Direct rule[edit]

The Parliament of Northern Ireland was suspended on 30 March 1972 by the Northern Ireland (Temporary Provisions) Act 1972,[8] with Stormont's legislative powers being transferred to the Queen in Council.

Northern Ireland Constitution Act 1973[edit]

The Parliament of Northern Ireland was abolished outright by the Northern Ireland Constitution Act 1973;[9] legislative competence was conferred instead on the Northern Ireland Assembly. The 1973 Act set out a list of excepted matters (sch. 2) and "minimum" reserved matters (sch. 3).

The new constitutional arrangements quickly failed, and the Assembly was suspended on 30 May 1974 having only passed two Measures.[citation needed]

Direct rule again[edit]

The Assembly was abolished under the Northern Ireland Act 1974,[10] which transferred its law-making power to the Queen in Council once again. The 1974 framework of powers continued in place until legislative powers were transferred to the present Northern Ireland Assembly under the Northern Ireland Act 1998, following the Belfast Agreement of 10 April 1998.

Northern Ireland Act 1998[edit]

List of key excepted matters[edit]

Excepted matters are outlined in Schedule 2 of the Northern Ireland Act 1998:[11]

List of key reserved matters[edit]

Reserved matters are outlined in Schedule 3 of the Northern Ireland Act 1998:[12]

Devolution of policing and justice[edit]

After the suspension of the Parliament of Northern Ireland, policing and justice powers transferred to the UK Parliament and were subsequently administered by the Northern Ireland Office within the UK Government. These powers were not devolved after the Belfast Agreement.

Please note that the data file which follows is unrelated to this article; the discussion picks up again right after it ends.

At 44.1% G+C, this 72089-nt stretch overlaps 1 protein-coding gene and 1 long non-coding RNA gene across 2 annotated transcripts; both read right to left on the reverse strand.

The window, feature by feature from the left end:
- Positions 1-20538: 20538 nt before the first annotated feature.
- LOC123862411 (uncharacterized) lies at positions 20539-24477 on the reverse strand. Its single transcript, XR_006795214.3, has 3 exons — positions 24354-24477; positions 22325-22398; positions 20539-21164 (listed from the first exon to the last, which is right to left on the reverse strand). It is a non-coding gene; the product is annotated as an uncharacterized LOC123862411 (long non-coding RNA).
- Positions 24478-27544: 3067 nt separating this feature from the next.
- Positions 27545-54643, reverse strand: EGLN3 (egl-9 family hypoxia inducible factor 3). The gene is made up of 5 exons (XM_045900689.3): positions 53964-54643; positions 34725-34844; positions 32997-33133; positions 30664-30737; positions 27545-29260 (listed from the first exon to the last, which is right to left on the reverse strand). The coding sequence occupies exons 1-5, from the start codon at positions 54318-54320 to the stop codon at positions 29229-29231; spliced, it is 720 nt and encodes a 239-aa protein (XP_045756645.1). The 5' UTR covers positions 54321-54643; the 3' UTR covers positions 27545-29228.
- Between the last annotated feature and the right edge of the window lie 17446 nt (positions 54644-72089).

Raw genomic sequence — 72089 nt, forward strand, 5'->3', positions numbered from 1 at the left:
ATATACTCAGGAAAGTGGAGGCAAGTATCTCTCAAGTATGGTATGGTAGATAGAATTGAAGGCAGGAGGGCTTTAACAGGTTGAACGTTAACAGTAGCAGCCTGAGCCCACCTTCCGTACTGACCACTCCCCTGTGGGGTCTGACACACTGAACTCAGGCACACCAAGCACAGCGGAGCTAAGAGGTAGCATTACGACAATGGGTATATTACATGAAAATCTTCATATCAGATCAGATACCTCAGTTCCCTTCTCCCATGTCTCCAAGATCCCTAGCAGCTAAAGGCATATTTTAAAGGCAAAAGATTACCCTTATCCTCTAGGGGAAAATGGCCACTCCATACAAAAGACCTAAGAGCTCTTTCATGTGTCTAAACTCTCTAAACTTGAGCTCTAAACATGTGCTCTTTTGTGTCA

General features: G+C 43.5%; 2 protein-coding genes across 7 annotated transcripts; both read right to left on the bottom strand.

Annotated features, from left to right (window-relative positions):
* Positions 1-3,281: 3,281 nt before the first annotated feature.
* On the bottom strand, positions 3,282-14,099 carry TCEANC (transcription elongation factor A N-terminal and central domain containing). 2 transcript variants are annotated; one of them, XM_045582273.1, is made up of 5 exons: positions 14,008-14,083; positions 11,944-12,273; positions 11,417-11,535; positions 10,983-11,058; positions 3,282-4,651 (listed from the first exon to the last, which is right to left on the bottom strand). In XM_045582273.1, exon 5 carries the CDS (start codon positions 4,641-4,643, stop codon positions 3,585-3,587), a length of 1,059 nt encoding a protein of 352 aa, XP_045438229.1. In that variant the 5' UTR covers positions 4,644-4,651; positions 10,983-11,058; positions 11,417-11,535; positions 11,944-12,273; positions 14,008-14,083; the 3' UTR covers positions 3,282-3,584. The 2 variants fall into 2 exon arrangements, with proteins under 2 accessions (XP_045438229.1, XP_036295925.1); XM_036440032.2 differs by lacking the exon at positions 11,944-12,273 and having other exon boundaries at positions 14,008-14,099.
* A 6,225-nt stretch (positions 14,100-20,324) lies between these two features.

The Hillsborough Castle Agreement [13] on 5 February 2010 resulted in the following reserved powers being transferred to the Northern Ireland Assembly on 12 April 2010:[14]

Some policing and justice powers remain reserved to Westminster:[15]

A number of policing and justice powers remain excepted matters and were not devolved. These include:

Parity[edit]

Northern Ireland has parity with Great Britain in three areas:

Policy in these areas is technically devolved but, in practice, follows policy set by Parliament to provide consistency across the United Kingdom.[16]

Wales[edit]

Map of Wales within the United Kingdom.svg

Transferred matters for Wales are outlined in the Government of Wales Act 1998 and the Government of Wales Act 2006.

Government of Wales Act 1998[edit]

The Government of Wales Act 1998 lists the following fields to be transferred to the National Assembly for Wales:[17]

Government of Wales Act 2006[edit]

The Government of Wales Act 2006 updated the list of fields, as follows:[18]

Schedule 5 to the 2006 Act may be amended to add specific matters to the broad subject fields, thereby extending the legislative competence of the Assembly.[19]

References[edit]

External links[edit]

Legislation[edit]

Official guidance (published by the Cabinet Office)[edit]

Analysis[edit]